This is one of the best weeks we've had for Covid news in the entire pandemic. Anyone who suggests otherwise is either a clickbait fear monger or a moron.

Top news from this week:

  • In the US, our vaccination rate averaged 1.3 million doses a day and continues to rise
  • The daily new cases in the US are in free fall. Honestly, it's dropping so fast I wouldn't believe it if several different metrics didn't confirm it
  • Two new vaccines reported great results this week
  • Initial data suggests our vaccines are less effective against some of the new variants but still extremely protective against severe disease

Before I jump into the data from this week, I want to discuss how we compare how effective the vaccines are.

What does effective actually mean? It means, more or less, that it prevents you from getting sick at all. However, what is more important from many perspectives is how well the vaccine prevents severe disease, hospitalization, and death. The initial results reported from J&J and Novavax strongly suggest they prevent severe disease even in the new variants, which is game-changing news.

Novavax reported the results of its trials abroad, and the results are fantastic. In the UK arm of the trial, it was 89.3% effective. This was split by being ~95% effective against the common variant and 85% effective against the B117 variant.

In the South African arm of the study, most of the participants were infected with B351. The overall effectiveness is ~60% for non-HIV/AIDS patients [South Africa has one of the highest prevalences of HIV / AIDS in the world]. This is huge! The FDA had previously said they would authorize any vaccine that was more than 50% effective, and the Novavax one beats that for the new strain!

Novavax also has less onerous requirements for the cold chain, so it'll be easier to distribute. The US has pre-bought 110 million doses of this one. The big question now is will the FDA authorize based on the UK / SA data or wait for the domestic Novavax trial to finish. It's currently about half enrolled and won't have results for a few months.

Novavax is a protein subunit vaccine and is the third major type of vaccine. The other two are adenovirus [AstraZeneca, J&J] and mRNA [Moderna and Pfizer]. For protein subunit ones, they grow proteins that match the virus in a factory and put them into the shot. This type of vaccine is very stable and also easy to modify.

J&J also reported initial results this week. Their readout was more limited than I would have liked, we'll get full results from the FDA in the next week or so, but the top line looks good.

Overall it is less effective than the mRNA and Novavax ones, but it's one shot, not two. It also can be kept for months at refrigeration temperatures, so it'll be key to widespread distribution. It was 72% effective in the US and 57% effective in South Africa [where most of the patients have the B351 strain]. As one epidemiologist put it, "if this were the first one reported, we'd be jumping for joy."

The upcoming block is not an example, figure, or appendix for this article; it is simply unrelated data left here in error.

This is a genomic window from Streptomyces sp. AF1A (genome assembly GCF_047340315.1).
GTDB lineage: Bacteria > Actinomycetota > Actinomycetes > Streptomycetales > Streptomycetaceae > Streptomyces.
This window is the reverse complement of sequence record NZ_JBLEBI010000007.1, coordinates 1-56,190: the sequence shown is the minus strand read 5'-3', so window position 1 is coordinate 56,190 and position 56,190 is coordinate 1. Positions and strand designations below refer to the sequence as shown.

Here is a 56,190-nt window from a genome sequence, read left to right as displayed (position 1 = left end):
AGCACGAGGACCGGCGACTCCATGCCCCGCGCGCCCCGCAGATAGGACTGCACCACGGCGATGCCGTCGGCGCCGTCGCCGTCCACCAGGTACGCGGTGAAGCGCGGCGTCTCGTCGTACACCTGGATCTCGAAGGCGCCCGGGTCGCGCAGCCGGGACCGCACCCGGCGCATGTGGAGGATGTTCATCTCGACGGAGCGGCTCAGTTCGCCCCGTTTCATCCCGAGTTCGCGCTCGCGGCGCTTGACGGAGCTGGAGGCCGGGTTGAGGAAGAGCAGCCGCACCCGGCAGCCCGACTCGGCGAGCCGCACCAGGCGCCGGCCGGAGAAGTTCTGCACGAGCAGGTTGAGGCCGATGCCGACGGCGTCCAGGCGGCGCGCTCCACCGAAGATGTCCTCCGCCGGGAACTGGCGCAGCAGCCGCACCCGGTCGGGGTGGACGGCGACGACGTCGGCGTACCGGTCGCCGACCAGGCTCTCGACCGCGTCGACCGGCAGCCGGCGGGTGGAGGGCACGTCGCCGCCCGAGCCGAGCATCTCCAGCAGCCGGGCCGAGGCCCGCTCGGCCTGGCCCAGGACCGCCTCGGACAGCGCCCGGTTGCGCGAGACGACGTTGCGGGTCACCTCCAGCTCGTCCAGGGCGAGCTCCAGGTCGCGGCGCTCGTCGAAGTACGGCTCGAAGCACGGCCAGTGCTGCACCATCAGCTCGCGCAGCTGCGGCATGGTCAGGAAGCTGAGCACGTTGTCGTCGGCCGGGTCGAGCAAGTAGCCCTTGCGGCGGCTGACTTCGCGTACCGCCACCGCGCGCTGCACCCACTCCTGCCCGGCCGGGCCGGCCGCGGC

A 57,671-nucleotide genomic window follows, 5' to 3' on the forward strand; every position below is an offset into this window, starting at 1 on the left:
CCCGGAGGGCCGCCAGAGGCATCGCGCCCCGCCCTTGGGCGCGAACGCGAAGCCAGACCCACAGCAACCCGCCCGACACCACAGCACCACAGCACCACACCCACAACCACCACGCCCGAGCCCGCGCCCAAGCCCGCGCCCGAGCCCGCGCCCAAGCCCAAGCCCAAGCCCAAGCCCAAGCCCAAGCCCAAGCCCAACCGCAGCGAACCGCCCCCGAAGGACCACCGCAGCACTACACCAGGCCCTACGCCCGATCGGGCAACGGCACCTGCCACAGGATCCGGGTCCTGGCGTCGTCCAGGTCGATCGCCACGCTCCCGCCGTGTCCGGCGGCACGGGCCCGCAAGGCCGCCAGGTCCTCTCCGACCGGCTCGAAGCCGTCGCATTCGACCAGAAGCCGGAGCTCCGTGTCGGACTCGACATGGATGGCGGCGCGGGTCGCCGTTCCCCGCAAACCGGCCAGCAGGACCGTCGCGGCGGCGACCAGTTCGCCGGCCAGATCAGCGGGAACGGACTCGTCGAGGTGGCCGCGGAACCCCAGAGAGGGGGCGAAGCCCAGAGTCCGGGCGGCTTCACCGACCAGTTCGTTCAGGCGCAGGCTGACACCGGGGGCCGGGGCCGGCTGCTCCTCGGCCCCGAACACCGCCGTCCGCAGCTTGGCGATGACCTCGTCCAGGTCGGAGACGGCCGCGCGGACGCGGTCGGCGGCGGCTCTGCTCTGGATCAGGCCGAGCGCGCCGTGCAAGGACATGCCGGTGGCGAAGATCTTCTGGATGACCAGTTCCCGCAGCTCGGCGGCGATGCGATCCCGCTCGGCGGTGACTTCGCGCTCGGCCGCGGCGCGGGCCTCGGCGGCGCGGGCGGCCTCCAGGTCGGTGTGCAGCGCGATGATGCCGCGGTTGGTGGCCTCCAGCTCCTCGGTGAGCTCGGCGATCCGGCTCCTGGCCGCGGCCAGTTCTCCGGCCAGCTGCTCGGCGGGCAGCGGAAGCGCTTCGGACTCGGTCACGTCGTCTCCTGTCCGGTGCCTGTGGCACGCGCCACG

More importantly, it was 85% effective at preventing severe disease after 28 days! To put it in perspective, at our peak in California, we had ~22,000 people in the hospital with Covid. With the J&J vaccine, that would have been 3,300, and that's the "worst" vaccine we have!

That's why even with the new variants, I'm extremely optimistic about our future. A huge win would be getting Covid to where it's like a bad flu season. In the last decade, the worst year for the flu was the 2017-2018 season. In that year, 45 million Americans contracted the flu, 810,000 were hospitalized, and 61,000 people died. With an 85%+ reduction in severe disease, Covid becomes like the flu overnight.

The bad news from the reports this week is that prior infection may not be fully protective against some of the new variants. Both the B351 and P1 [the one identified in Brazil] have some of the same mutations that we believe contribute to immune escape. Historically, vaccine immunity is significantly stronger than immunity from having had the disease. The data so far suggest the same for Covid.

The US also announced that it is nearing an agreement to buy an additional 100 million each from Pfizer and Moderna to deliver in the summer. This brings the US [with the 100 million from J&J] to 400 million people worth of doses, and we only have 350 million people. This does not yet count the doses from Novavax because it's still a few months from approval.

Pfizer and Novavax are rumored to be in discussions with other Pharma companies to increase their manufacturing capacity. India announced this week they've hit 10 million doses a day. As a global issue, it appears we're scaling up rapidly.

We've still got a way to go, there will be ups and downs ahead of us, but it's important to understand how much better we are than 60 days ago. Vaccine roll out is now progressing in every state; we've got more vaccines in the pipe to be approved shortly, and our case counts are falling rapidly.

Every day counts; we've got to keep new cases down and get as many shots in arms as fast as we can, but we're finally turning the tide.

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